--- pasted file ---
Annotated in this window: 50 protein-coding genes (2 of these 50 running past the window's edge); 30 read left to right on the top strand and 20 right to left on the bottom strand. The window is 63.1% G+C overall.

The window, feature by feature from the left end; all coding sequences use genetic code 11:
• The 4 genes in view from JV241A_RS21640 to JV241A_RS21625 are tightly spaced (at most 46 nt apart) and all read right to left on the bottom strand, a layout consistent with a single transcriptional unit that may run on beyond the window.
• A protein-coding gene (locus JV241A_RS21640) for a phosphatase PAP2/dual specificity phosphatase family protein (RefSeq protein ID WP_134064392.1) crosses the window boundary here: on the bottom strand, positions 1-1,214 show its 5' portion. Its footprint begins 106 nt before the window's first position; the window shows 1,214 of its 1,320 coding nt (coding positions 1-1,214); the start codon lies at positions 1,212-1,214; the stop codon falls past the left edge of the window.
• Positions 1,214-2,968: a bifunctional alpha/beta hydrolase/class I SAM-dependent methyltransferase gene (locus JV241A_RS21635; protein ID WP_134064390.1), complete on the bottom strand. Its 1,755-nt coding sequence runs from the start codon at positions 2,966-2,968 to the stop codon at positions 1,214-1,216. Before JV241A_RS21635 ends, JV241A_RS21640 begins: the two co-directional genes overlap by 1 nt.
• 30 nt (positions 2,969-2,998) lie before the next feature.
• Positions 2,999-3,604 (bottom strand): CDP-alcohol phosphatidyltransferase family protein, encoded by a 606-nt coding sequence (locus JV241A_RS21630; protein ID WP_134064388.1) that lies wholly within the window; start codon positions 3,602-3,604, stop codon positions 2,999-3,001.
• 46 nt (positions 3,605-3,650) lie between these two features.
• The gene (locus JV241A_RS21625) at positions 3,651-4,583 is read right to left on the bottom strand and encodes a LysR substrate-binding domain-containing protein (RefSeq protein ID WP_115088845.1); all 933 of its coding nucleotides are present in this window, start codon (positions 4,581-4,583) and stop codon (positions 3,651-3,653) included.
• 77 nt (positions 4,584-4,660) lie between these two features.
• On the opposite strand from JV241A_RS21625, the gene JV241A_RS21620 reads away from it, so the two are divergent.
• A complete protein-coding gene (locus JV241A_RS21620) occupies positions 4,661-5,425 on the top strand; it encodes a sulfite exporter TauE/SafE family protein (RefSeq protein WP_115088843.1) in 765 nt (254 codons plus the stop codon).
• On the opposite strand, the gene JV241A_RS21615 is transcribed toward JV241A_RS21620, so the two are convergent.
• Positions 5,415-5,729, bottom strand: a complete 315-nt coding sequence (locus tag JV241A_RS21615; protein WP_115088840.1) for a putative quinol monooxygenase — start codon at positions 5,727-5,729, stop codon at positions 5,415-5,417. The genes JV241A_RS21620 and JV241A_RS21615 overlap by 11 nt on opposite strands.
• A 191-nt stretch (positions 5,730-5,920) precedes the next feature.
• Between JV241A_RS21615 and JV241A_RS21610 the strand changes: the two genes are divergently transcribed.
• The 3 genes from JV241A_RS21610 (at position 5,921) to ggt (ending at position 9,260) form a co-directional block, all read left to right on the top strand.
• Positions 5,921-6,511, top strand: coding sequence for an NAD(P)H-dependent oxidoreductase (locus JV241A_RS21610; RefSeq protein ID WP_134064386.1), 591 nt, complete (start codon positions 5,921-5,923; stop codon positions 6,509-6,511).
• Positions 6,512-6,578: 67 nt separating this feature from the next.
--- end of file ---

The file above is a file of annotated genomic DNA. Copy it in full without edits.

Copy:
Annotated in this window: 50 protein-coding genes (2 of these 50 running past the window's edge); 30 read left to right on the top strand and 20 right to left on the bottom strand. The window is 63.1% G+C overall.

The window, feature by feature from the left end; all coding sequences use genetic code 11:
• The 4 genes in view from JV241A_RS21640 to JV241A_RS21625 are tightly spaced (at most 46 nt apart) and all read right to left on the bottom strand, a layout consistent with a single transcriptional unit that may run on beyond the window.
• A protein-coding gene (locus JV241A_RS21640) for a phosphatase PAP2/dual specificity phosphatase family protein (RefSeq protein ID WP_134064392.1) crosses the window boundary here: on the bottom strand, positions 1-1,214 show its 5' portion. Its footprint begins 106 nt before the window's first position; the window shows 1,214 of its 1,320 coding nt (coding positions 1-1,214); the start codon lies at positions 1,212-1,214; the stop codon falls past the left edge of the window.
• Positions 1,214-2,968: a bifunctional alpha/beta hydrolase/class I SAM-dependent methyltransferase gene (locus JV241A_RS21635; protein ID WP_134064390.1), complete on the bottom strand. Its 1,755-nt coding sequence runs from the start codon at positions 2,966-2,968 to the stop codon at positions 1,214-1,216. Before JV241A_RS21635 ends, JV241A_RS21640 begins: the two co-directional genes overlap by 1 nt.
• 30 nt (positions 2,969-2,998) lie before the next feature.
• Positions 2,999-3,604 (bottom strand): CDP-alcohol phosphatidyltransferase family protein, encoded by a 606-nt coding sequence (locus JV241A_RS21630; protein ID WP_134064388.1) that lies wholly within the window; start codon positions 3,602-3,604, stop codon positions 2,999-3,001.
• 46 nt (positions 3,605-3,650) lie between these two features.
• The gene (locus JV241A_RS21625) at positions 3,651-4,583 is read right to left on the bottom strand and encodes a LysR substrate-binding domain-containing protein (RefSeq protein ID WP_115088845.1); all 933 of its coding nucleotides are present in this window, start codon (positions 4,581-4,583) and stop codon (positions 3,651-3,653) included.
• 77 nt (positions 4,584-4,660) lie between these two features.
• On the opposite strand from JV241A_RS21625, the gene JV241A_RS21620 reads away from it, so the two are divergent.
• A complete protein-coding gene (locus JV241A_RS21620) occupies positions 4,661-5,425 on the top strand; it encodes a sulfite exporter TauE/SafE family protein (RefSeq protein WP_115088843.1) in 765 nt (254 codons plus the stop codon).
• On the opposite strand, the gene JV241A_RS21615 is transcribed toward JV241A_RS21620, so the two are convergent.
• Positions 5,415-5,729, bottom strand: a complete 315-nt coding sequence (locus tag JV241A_RS21615; protein WP_115088840.1) for a putative quinol monooxygenase — start codon at positions 5,727-5,729, stop codon at positions 5,415-5,417. The genes JV241A_RS21620 and JV241A_RS21615 overlap by 11 nt on opposite strands.
• A 191-nt stretch (positions 5,730-5,920) precedes the next feature.
• Between JV241A_RS21615 and JV241A_RS21610 the strand changes: the two genes are divergently transcribed.
• The 3 genes from JV241A_RS21610 (at position 5,921) to ggt (ending at position 9,260) form a co-directional block, all read left to right on the top strand.
• Positions 5,921-6,511, top strand: coding sequence for an NAD(P)H-dependent oxidoreductase (locus JV241A_RS21610; RefSeq protein ID WP_134064386.1), 591 nt, complete (start codon positions 5,921-5,923; stop codon positions 6,509-6,511).
• Positions 6,512-6,578: 67 nt separating this feature from the next.